In addition to the more usual find objects and clues visible in the crime scene, Frogwares has introduced a brand new mechanic (inspired by the BBC TV show) called ‘Sherlock vision’. Players can hit R1 and enter an enhanced view where more subtle clues become more visible and highlited in yellow. Even with this, its still possible to miss clues. Anyone who has played any of the games starring the REAL World’s greatest detective will immediately recognise the mechanic (Batman Arkham series’ ‘Detective Mode’ – I feel a Batman vs. Sherlock debate coming on).
By far the most interesting dynamic of Sherlock Holmes: Crimes and Punishments is how the cases unravel as you explore. I confess, when I first started playing, I did have a certain feeling of this being a ‘by the numbers’ case and that if I just plodded through to the next objective, how could I possibly lose? This is far from the case. How you interpret the clues can have far reaching implications on how the case is ‘solved’. Each investigation can be ‘solved’ 3-5 different ways depending on what you discover and how you piece it together – there are up to 10 different endings per case!
To give an example – without spoiling anything – in one case, I had successfully pieced together both evidence and motive for a particular suspect. So compelling was the case that the game gave me the option to essentially declare the man’s guilt. Only, I still wasn’t quite convinced. The evidence for suspect A was all in place, in an attempt to explore and hopefully add to the evidence mounting against suspect B – who I thought the more likely – I’d accidentally uncovered evidence that proved B’s innocence. I COULD have wrapped the case up there and moved onto the next. But I persevered, reluctant to leave any stone un-turned and stumbled upon a third suspect!
You can see the evidence trail and change the assumptions you once held to unearth a new path through the trail, but you never quite no for certain who is guilty, some of it comes down to your own instincts – a dynamic I really loved. Similarly interesting is even when you are sure of a characters guilt, it’s still down to you, in role as the amoral Holmes, to decide what to do with the criminal? Have him arrested? Set him free? Accuse someone else? It’s actually a hell of a lot more nuanced than I’d originally imagined.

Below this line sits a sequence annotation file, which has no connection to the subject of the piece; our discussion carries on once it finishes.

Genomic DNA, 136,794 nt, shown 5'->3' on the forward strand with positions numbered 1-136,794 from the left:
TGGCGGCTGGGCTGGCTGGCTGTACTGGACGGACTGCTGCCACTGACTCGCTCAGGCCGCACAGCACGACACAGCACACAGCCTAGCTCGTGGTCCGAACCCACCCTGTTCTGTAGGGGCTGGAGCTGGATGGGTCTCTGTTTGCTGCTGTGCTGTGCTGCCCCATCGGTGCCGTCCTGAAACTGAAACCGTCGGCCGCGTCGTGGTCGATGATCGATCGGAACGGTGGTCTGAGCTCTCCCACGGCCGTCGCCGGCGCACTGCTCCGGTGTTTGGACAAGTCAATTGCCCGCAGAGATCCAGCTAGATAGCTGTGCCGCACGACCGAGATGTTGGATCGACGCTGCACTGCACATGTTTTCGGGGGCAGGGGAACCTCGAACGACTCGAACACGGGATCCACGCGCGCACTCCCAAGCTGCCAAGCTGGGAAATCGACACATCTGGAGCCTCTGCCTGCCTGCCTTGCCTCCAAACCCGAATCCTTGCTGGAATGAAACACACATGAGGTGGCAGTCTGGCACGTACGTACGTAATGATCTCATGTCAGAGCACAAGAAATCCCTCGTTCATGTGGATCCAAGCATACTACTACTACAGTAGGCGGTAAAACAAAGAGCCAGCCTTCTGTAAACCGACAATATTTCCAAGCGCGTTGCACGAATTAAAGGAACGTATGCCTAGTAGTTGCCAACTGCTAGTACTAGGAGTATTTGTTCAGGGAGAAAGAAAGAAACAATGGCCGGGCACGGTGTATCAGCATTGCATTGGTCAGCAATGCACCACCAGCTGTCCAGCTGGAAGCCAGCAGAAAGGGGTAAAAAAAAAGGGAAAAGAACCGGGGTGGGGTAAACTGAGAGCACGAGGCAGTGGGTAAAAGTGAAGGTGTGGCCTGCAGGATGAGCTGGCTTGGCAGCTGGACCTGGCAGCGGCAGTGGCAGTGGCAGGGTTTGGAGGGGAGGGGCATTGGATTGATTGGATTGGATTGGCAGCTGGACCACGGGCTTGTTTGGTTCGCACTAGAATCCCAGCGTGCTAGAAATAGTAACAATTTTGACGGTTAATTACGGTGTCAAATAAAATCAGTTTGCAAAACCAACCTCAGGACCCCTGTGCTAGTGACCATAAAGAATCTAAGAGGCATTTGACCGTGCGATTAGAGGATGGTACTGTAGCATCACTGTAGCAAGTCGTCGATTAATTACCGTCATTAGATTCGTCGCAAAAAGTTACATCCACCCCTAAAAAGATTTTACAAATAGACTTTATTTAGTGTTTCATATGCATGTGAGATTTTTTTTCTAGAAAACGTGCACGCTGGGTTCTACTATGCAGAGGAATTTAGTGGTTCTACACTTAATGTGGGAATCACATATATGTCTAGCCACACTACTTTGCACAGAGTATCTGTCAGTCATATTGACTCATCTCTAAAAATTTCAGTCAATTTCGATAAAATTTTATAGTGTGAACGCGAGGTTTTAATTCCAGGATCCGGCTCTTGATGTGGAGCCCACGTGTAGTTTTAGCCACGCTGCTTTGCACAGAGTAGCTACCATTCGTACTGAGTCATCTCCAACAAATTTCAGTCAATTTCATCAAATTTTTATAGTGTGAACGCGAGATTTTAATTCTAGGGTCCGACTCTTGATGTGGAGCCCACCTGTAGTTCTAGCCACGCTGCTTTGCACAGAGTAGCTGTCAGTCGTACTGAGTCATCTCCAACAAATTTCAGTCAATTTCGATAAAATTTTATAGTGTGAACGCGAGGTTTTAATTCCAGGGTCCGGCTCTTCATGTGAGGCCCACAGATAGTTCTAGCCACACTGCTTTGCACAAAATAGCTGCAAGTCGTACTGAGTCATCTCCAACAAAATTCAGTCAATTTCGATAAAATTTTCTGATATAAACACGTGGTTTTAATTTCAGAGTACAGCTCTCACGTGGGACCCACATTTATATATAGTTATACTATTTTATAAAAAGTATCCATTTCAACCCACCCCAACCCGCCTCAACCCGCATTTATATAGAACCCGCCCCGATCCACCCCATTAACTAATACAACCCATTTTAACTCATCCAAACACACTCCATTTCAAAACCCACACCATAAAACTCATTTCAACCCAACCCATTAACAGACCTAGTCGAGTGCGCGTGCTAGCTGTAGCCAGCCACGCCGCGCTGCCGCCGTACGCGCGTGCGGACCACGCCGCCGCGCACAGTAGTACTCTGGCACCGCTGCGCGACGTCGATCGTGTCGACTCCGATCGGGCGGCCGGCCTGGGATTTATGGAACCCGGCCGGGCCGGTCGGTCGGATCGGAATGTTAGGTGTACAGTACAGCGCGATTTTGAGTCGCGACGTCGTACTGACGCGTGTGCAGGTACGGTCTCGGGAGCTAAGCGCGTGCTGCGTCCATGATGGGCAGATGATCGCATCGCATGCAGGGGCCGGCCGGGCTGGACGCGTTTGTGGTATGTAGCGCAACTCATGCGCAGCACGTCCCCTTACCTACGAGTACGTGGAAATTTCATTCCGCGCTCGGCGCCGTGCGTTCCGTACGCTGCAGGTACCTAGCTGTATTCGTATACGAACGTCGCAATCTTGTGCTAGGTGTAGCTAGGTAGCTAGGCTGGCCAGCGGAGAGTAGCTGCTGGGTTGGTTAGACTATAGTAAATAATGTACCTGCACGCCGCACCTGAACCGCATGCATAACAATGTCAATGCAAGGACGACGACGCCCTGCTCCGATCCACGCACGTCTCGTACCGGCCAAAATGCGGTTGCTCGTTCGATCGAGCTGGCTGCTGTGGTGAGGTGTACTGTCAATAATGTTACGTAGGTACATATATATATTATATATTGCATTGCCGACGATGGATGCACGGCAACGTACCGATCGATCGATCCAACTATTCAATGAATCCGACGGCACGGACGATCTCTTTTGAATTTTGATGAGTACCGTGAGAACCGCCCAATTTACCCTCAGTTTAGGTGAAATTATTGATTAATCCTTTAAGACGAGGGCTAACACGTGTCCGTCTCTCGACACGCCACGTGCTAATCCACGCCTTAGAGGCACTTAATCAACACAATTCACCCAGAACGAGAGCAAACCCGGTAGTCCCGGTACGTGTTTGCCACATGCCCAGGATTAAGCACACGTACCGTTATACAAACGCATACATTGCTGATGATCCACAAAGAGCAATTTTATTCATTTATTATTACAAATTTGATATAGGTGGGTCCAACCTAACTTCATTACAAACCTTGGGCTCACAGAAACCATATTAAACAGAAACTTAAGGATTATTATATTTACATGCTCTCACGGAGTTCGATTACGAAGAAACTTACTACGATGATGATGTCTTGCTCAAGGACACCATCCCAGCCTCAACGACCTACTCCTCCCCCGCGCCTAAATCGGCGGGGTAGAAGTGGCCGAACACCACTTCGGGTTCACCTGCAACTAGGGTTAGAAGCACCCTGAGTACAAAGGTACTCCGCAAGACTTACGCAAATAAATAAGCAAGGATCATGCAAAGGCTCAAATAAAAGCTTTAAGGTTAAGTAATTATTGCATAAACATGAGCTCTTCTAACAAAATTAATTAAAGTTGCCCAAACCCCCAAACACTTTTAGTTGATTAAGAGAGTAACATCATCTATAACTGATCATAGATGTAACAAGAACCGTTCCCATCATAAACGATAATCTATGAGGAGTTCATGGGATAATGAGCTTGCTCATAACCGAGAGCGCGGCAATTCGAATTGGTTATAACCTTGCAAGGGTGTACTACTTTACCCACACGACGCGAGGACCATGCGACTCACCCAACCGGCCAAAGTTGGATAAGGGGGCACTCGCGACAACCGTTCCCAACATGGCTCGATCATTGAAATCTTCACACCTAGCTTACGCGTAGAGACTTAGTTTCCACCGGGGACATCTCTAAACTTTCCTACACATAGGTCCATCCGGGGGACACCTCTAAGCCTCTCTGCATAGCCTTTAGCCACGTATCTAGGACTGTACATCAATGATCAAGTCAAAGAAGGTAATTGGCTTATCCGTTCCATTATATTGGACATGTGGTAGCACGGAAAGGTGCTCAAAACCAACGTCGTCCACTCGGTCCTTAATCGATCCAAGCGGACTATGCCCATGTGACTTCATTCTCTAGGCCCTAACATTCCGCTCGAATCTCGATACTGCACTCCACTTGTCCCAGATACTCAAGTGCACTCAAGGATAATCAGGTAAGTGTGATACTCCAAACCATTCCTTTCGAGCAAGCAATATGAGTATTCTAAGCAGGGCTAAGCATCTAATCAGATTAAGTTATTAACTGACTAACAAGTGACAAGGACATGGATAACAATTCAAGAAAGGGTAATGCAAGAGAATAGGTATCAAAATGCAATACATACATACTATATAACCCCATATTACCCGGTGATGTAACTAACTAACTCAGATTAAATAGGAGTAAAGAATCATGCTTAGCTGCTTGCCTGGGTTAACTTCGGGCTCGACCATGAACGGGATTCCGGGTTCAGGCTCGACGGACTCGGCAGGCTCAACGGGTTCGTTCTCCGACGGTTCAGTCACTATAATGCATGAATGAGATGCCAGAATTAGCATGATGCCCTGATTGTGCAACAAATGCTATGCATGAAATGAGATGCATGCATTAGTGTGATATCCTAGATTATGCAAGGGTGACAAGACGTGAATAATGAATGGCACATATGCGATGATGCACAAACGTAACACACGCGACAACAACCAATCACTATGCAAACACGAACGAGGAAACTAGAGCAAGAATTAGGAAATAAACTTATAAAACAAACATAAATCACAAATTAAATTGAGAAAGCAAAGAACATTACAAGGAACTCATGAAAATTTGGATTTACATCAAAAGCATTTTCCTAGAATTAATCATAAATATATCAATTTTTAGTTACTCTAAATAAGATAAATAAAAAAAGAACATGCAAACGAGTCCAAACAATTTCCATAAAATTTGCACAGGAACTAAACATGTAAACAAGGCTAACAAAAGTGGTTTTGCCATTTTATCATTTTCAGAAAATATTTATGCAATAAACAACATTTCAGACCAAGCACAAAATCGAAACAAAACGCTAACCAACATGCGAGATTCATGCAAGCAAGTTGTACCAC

So though it may not always feel like you’re heading ‘down the wrong path’, especially given Holmes’ trademark confidence and swagger, there are plenty of opportunities to take a ‘different path’. With 14 different investigation mechanics – some cerebral, some observational, some skill based – there’s plenty to keep you engaged and plenty of opportunities to miss if you are less meticulous than our leading man requires.
When entrenched in the case, the game shines. As Holmes travels from clue, to theory, to experiment, to epiphany, all the way back to square one in some cases – you really get to live the life of Sherlock Holmes! However, it’s when you deviate – even slightly – from your objective that the game falls short. The voice acting of the key characters can be uneven at times, but overall does a grand job of keeping the story moving forward. If you decide to try and talk to peripheral characters, you’ll find a very empty world staring back at you. NPCs will either stare past you while sitting motionless – more part of the furniture than part of a vibrant, bustling world – or they will repeat a single short line of dialogue that is of no benefit whatsoever. The policemen within Scotland Yard had the same face, same line of dialogue -and the same voice – regardless of were you encounter them. No, it’s not game breaking, but it does stand out. It’s frustrating because even if they’d changed just one of these aspects, it wouldn’t have been so apparent. ‘Mr. Holmes’ is literally all they say. same voice, same tone, same line – even at crime scenes.
I found after this first case alone, the best way to approach it was to embody the ruder side of ‘Mr. Holmes’ and completely disregard all other people aside from the specific person I sought and move through each case with laser like precision (which was hard for me as I’m a natural explorer playing an investigation game…).
Overall, the time I spent playing as Holmes was hugely enjoyable and strangely compelling. The fact that the game’s shortcomings are quickly apparent, is counterbalanced by how quickly they are forgotten as you delve into clues, explore theories and set up experiments to gather enough evidence to ‘prove’ a character’s guilt or innocence. The fact that you can both accidentally OR deliberately finger the wrong person for the crime – and still progress just made it all the more interesting to play – and certainly adds some replay value (or at the very least, further investigation)!
Richard is a father, teacher, gamer and writer. He believes that The Last of Us is the finest game ever made, feels that the StarWars Saga should only be watched in ‘the Machete order’ and once cleared Legend of Zelda: Ocarina of Time in one sitting. Took him 20 hours, four cups of tea and a sausage roll. You can follow him on twitter @vigilantesanta.